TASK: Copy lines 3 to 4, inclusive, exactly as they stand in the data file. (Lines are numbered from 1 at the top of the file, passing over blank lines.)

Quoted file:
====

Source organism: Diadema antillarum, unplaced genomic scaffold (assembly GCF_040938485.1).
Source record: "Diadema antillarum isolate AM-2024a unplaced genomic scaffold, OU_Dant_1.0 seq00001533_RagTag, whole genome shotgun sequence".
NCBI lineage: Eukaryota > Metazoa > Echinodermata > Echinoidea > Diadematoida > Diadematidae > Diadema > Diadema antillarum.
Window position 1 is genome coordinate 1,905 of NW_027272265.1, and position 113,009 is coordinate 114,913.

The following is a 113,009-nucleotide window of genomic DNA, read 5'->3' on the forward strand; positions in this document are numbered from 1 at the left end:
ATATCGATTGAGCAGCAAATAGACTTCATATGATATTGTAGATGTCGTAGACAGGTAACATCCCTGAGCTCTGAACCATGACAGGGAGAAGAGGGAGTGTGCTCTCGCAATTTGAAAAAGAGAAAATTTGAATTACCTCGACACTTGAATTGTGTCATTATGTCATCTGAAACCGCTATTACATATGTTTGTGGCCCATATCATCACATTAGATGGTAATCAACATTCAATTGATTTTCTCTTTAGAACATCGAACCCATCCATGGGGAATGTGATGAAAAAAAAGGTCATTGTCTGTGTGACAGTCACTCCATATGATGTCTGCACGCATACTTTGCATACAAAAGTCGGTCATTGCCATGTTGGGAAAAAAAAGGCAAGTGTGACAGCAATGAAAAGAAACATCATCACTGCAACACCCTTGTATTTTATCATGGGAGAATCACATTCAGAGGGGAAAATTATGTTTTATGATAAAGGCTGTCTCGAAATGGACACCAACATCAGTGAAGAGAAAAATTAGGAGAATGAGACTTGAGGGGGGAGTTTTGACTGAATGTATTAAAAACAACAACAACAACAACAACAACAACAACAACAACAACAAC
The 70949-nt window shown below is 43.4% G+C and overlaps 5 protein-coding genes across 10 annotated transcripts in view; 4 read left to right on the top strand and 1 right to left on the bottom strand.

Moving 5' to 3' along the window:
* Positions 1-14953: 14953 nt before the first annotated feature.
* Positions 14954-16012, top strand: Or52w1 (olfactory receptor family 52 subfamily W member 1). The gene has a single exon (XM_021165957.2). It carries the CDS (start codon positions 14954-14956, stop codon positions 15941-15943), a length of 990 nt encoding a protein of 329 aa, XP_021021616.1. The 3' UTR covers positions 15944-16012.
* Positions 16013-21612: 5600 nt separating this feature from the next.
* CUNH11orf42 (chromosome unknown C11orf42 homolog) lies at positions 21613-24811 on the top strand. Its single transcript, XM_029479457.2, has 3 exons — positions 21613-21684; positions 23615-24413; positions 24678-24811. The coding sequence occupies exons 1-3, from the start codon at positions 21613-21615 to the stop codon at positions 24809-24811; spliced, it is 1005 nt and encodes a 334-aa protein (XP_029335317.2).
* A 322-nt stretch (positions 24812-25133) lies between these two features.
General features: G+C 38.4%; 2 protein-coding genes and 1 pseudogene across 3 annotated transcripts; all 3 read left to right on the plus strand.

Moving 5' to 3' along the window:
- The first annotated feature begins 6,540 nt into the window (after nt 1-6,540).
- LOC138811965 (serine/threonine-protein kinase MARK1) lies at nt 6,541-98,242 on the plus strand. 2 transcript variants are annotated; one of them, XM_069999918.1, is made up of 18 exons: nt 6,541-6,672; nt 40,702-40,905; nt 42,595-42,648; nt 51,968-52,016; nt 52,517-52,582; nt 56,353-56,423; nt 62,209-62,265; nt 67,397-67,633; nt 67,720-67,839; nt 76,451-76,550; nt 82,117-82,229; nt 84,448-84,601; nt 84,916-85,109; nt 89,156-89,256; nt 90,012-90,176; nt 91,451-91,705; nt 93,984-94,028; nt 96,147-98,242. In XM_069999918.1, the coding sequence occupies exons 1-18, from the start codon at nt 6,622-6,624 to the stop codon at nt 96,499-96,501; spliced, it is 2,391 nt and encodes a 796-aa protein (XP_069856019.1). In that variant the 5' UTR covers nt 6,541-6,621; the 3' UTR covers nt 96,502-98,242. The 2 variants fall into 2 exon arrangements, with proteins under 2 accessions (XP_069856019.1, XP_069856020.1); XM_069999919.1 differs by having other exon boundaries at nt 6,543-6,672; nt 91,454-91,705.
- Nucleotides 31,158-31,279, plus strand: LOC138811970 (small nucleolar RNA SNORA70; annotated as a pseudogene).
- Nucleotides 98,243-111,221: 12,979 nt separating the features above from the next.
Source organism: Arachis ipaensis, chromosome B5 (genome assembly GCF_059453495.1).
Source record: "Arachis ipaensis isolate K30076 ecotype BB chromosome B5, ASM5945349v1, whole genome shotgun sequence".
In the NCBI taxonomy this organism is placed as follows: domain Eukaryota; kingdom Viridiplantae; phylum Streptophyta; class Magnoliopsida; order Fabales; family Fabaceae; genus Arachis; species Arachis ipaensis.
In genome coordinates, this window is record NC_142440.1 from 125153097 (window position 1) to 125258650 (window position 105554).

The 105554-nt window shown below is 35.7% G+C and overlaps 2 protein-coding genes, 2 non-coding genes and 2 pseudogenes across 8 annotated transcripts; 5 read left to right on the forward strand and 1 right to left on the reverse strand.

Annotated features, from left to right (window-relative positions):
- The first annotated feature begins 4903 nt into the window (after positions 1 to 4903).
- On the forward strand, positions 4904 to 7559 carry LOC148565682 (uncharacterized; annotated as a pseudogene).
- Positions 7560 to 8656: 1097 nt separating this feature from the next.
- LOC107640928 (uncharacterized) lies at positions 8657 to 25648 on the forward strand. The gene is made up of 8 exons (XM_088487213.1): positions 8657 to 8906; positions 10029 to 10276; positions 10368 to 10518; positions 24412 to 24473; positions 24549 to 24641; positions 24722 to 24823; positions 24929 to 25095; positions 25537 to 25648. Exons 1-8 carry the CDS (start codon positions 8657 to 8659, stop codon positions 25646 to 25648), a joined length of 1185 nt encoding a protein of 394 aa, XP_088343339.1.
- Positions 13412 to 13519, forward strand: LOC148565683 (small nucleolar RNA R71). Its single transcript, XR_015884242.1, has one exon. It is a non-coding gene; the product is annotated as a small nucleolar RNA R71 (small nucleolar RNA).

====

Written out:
NCBI lineage: Eukaryota > Metazoa > Echinodermata > Echinoidea > Diadematoida > Diadematidae > Diadema > Diadema antillarum.
Window position 1 is genome coordinate 1,905 of NW_027272265.1, and position 113,009 is coordinate 114,913.